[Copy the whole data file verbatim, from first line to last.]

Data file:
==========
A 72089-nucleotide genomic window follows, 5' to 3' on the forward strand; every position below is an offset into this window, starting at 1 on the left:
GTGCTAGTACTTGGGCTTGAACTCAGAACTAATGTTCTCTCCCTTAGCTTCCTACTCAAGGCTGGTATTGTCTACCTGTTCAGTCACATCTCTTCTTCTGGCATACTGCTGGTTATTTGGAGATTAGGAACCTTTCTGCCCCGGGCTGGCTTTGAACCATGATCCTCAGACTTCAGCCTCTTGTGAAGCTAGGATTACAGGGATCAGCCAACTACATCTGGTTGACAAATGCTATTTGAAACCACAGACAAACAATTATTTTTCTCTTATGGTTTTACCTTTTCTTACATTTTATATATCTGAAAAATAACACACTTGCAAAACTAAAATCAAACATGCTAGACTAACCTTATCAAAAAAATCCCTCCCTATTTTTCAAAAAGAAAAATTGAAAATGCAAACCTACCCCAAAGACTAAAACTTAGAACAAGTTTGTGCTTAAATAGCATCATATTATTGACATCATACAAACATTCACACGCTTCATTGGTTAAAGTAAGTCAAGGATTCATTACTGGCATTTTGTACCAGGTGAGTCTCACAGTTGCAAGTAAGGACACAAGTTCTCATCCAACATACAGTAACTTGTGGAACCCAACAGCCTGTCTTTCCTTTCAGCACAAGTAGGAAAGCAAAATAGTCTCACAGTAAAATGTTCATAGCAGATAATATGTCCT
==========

A 72089-nucleotide genomic window follows, 5' to 3' on the forward strand; every position below is an offset into this window, starting at 1 on the left:
GTGCTAGTACTTGGGCTTGAACTCAGAACTAATGTTCTCTCCCTTAGCTTCCTACTCAAGGCTGGTATTGTCTACCTGTTCAGTCACATCTCTTCTTCTGGCATACTGCTGGTTATTTGGAGATTAGGAACCTTTCTGCCCCGGGCTGGCTTTGAACCATGATCCTCAGACTTCAGCCTCTTGTGAAGCTAGGATTACAGGGATCAGCCAACTACATCTGGTTGACAAATGCTATTTGAAACCACAGACAAACAATTATTTTTCTCTTATGGTTTTACCTTTTCTTACATTTTATATATCTGAAAAATAACACACTTGCAAAACTAAAATCAAACATGCTAGACTAACCTTATCAAAAAAATCCCTCCCTATTTTTCAAAAAGAAAAATTGAAAATGCAAACCTACCCCAAAGACTAAAACTTAGAACAAGTTTGTGCTTAAATAGCATCATATTATTGACATCATACAAACATTCACACGCTTCATTGGTTAAAGTAAGTCAAGGATTCATTACTGGCATTTTGTACCAGGTGAGTCTCACAGTTGCAAGTAAGGACACAAGTTCTCATCCAACATACAGTAACTTGTGGAACCCAACAGCCTGTCTTTCCTTTCAGCACAAGTAGGAAAGCAAAATAGTCTCACAGTAAAATGTTCATAGCAGATAATATGTCCT